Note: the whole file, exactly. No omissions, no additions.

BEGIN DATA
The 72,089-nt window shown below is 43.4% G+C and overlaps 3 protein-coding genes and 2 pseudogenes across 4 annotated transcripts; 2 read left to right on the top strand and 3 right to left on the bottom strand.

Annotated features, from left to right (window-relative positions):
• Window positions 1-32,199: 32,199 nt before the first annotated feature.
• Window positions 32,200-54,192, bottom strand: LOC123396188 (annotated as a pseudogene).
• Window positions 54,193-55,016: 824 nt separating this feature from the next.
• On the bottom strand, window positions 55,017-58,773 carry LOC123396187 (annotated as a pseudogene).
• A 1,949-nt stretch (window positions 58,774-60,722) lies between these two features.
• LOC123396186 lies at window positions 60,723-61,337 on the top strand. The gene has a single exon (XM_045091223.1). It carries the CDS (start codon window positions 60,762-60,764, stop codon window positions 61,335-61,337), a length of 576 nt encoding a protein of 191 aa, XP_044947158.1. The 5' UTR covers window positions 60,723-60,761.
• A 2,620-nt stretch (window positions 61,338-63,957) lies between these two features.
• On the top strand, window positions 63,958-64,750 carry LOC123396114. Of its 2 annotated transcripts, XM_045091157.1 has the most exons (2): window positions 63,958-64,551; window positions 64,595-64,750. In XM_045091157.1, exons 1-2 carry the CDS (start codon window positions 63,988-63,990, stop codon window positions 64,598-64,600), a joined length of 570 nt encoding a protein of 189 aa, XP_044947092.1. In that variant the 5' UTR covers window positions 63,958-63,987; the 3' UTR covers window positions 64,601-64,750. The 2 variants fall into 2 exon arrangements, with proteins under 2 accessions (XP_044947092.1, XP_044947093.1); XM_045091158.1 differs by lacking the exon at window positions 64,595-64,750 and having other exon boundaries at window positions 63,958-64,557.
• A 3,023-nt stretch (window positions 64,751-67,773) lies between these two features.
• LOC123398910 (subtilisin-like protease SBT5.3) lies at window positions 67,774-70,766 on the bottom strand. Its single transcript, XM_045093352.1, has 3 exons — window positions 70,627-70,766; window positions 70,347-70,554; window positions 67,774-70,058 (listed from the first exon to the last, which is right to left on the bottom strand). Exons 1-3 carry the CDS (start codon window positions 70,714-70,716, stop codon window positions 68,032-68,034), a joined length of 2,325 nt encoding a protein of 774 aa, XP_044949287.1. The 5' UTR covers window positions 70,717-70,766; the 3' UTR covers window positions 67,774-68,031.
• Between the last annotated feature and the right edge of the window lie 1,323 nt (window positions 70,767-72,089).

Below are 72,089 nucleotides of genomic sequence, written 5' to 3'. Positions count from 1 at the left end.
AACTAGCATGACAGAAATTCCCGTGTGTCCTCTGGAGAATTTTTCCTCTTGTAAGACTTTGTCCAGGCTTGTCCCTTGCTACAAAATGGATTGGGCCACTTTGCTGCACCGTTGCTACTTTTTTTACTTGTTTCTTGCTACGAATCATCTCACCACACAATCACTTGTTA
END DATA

The 72,089-nt window shown below is 43.4% G+C and overlaps 3 protein-coding genes and 2 pseudogenes across 4 annotated transcripts; 2 read left to right on the top strand and 3 right to left on the bottom strand.

Annotated features, from left to right (window-relative positions):
• Window positions 1-32,199: 32,199 nt before the first annotated feature.
• Window positions 32,200-54,192, bottom strand: LOC123396188 (annotated as a pseudogene).
• Window positions 54,193-55,016: 824 nt separating this feature from the next.
• On the bottom strand, window positions 55,017-58,773 carry LOC123396187 (annotated as a pseudogene).
• A 1,949-nt stretch (window positions 58,774-60,722) lies between these two features.
• LOC123396186 lies at window positions 60,723-61,337 on the top strand. The gene has a single exon (XM_045091223.1). It carries the CDS (start codon window positions 60,762-60,764, stop codon window positions 61,335-61,337), a length of 576 nt encoding a protein of 191 aa, XP_044947158.1. The 5' UTR covers window positions 60,723-60,761.
• A 2,620-nt stretch (window positions 61,338-63,957) lies between these two features.
• On the top strand, window positions 63,958-64,750 carry LOC123396114. Of its 2 annotated transcripts, XM_045091157.1 has the most exons (2): window positions 63,958-64,551; window positions 64,595-64,750. In XM_045091157.1, exons 1-2 carry the CDS (start codon window positions 63,988-63,990, stop codon window positions 64,598-64,600), a joined length of 570 nt encoding a protein of 189 aa, XP_044947092.1. In that variant the 5' UTR covers window positions 63,958-63,987; the 3' UTR covers window positions 64,601-64,750. The 2 variants fall into 2 exon arrangements, with proteins under 2 accessions (XP_044947092.1, XP_044947093.1); XM_045091158.1 differs by lacking the exon at window positions 64,595-64,750 and having other exon boundaries at window positions 63,958-64,557.
• A 3,023-nt stretch (window positions 64,751-67,773) lies between these two features.
• LOC123398910 (subtilisin-like protease SBT5.3) lies at window positions 67,774-70,766 on the bottom strand. Its single transcript, XM_045093352.1, has 3 exons — window positions 70,627-70,766; window positions 70,347-70,554; window positions 67,774-70,058 (listed from the first exon to the last, which is right to left on the bottom strand). Exons 1-3 carry the CDS (start codon window positions 70,714-70,716, stop codon window positions 68,032-68,034), a joined length of 2,325 nt encoding a protein of 774 aa, XP_044949287.1. The 5' UTR covers window positions 70,717-70,766; the 3' UTR covers window positions 67,774-68,031.
• Between the last annotated feature and the right edge of the window lie 1,323 nt (window positions 70,767-72,089).

Below are 72,089 nucleotides of genomic sequence, written 5' to 3'. Positions count from 1 at the left end.
AACTAGCATGACAGAAATTCCCGTGTGTCCTCTGGAGAATTTTTCCTCTTGTAAGACTTTGTCCAGGCTTGTCCCTTGCTACAAAATGGATTGGGCCACTTTGCTGCACCGTTGCTACTTTTTTTACTTGTTTCTTGCTACGAATCATCTCACCACACAATCACTTGTTA